Burmese are a medium sized cat, certainly being
heavier than they look at first glance. They are known as 'bricks wrapped
in silk' as they have lovely coats coupled with this. They have golden eyes.
They can be vocal, although their voices are
not like that of Siamese. They are intelligent cats, many learning how to
open doors by jumping on the handles.
(We have had to change the handles in our house
so that they open upwards!) We had also heard of a burmese letting all of
the other cats out in a boarding cattery,
not really believing this, until however one of
ours let herself out while at a boarding cattery - only to be found sleeping in
another run with one of our others that was also there!
They are very affectionate and love company,
and will usually be found not far from human company. If they are left
alone they will seek out company.
The burmese breed of today originates from a
single brown cat named Wong Mau brought from Burma to America in 1930.
Wong Mau was mated to a Seal Point Siamese,
brought from Thailand named Tai Mau. In 1936 the breed was recognised
Burmese by the Cat Fanciers Association.
The CFA suspended the Burmese breed as being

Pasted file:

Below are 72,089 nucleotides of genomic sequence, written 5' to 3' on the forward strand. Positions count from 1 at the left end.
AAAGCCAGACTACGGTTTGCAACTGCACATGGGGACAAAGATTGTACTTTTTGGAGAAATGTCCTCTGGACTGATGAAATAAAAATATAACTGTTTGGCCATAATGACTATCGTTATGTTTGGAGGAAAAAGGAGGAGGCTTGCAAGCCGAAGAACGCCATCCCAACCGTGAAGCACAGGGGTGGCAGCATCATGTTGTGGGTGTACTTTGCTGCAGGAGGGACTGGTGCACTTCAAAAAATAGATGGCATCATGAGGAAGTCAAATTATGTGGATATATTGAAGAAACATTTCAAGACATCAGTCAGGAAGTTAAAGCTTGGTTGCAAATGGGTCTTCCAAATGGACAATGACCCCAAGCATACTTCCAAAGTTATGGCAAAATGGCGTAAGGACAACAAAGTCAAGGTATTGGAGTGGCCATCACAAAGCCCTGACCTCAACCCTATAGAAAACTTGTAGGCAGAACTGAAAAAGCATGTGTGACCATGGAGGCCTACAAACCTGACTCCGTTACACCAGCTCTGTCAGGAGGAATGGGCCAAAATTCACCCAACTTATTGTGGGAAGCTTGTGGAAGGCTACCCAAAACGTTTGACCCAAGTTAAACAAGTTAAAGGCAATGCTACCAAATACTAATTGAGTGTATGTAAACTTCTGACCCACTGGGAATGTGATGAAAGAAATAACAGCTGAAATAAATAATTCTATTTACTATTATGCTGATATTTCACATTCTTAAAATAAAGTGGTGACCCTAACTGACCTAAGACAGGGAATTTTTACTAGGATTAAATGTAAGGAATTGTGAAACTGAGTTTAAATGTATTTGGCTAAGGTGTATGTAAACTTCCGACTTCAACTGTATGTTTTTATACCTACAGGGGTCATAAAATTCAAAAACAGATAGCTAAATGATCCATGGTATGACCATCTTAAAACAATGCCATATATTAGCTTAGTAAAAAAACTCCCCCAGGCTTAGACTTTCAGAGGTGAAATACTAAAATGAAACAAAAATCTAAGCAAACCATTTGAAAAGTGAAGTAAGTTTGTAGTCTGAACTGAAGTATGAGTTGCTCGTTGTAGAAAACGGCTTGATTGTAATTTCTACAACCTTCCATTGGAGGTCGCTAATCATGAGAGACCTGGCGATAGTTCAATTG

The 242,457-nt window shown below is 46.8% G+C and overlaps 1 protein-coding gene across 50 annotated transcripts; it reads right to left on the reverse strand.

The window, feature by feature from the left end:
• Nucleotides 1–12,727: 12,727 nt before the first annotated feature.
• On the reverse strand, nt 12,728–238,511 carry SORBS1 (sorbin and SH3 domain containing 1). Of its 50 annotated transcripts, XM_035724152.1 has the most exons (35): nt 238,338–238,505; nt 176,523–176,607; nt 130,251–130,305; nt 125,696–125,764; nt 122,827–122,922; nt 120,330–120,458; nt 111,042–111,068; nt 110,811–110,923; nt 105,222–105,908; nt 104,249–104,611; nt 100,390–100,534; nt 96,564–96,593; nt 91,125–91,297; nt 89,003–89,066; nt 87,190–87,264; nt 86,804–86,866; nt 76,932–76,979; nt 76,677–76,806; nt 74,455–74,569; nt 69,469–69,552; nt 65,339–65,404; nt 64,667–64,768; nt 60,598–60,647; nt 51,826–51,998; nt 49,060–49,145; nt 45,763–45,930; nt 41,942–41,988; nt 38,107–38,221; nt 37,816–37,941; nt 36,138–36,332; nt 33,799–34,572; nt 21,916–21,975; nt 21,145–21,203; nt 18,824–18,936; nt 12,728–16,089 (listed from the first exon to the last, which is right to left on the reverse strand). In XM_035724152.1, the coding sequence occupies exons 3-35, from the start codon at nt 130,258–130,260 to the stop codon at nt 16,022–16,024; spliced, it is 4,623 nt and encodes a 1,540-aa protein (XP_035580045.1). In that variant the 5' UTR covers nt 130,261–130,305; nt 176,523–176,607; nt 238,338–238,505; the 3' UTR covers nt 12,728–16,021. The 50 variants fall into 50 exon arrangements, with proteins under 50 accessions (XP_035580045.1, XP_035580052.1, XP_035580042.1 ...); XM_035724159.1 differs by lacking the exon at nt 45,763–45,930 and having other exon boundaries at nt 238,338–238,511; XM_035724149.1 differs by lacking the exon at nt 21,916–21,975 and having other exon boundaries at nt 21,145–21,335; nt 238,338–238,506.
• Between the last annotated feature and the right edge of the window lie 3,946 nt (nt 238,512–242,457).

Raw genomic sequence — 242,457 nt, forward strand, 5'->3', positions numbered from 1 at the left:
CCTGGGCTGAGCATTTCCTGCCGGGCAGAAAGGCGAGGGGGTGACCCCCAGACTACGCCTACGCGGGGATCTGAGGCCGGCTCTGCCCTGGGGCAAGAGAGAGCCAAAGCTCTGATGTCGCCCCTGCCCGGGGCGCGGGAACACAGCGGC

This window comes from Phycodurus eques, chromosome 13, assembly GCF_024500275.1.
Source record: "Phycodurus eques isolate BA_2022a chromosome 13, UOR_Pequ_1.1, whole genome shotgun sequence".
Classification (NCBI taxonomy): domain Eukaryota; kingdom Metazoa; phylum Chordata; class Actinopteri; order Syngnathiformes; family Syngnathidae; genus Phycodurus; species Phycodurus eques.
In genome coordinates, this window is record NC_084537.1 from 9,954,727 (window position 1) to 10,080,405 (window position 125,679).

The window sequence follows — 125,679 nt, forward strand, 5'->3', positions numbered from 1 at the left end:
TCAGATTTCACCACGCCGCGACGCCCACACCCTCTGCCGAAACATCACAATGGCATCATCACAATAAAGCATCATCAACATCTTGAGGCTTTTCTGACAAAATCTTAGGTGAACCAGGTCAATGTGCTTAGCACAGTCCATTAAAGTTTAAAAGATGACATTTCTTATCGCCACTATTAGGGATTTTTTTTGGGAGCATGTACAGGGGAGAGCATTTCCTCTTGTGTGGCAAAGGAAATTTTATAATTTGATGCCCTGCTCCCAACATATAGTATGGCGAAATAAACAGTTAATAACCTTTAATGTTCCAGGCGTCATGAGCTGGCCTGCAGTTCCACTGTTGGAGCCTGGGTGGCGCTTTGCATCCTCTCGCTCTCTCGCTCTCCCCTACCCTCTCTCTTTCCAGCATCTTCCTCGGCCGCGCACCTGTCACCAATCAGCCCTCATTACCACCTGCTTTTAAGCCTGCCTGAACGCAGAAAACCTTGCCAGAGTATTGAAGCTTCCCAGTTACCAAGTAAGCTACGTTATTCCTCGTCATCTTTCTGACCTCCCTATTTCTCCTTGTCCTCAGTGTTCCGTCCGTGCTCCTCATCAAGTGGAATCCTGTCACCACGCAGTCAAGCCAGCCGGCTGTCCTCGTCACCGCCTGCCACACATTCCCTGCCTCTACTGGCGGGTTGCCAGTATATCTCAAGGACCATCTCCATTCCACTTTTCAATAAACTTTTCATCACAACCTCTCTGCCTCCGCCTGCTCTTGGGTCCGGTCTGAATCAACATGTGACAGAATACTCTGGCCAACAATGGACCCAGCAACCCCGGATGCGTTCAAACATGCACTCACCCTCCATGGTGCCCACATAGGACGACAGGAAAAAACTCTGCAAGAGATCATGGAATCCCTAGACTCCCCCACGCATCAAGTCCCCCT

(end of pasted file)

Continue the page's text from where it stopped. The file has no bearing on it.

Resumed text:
pure in 1947, due to the amount of breeding with Siamese to increase the
population, because in doing this the original type was being lost.
In 1954 the suspension was re-instated. There is a lot of further information online.
Throughout the world Burmese have developed
generally into two different groups - being the European Burmese and American
The type bred in New Zealand more closely
represents European Burmese, being more elegant and
with a more triangular head than that of
American Burmese, which are stockier and have rounder, shorter heads.
American Burmese can have what is known as the
lethal head defect, and more recently work has started to happen to remedy this
Burmese still exist in their original form in
Thailand, known as Suphalak, or Copper Cats, and recently one of these has been
imported to the USA.
This cat has started to be used in a breeding
program to introduce diversity to the American Burmese breed.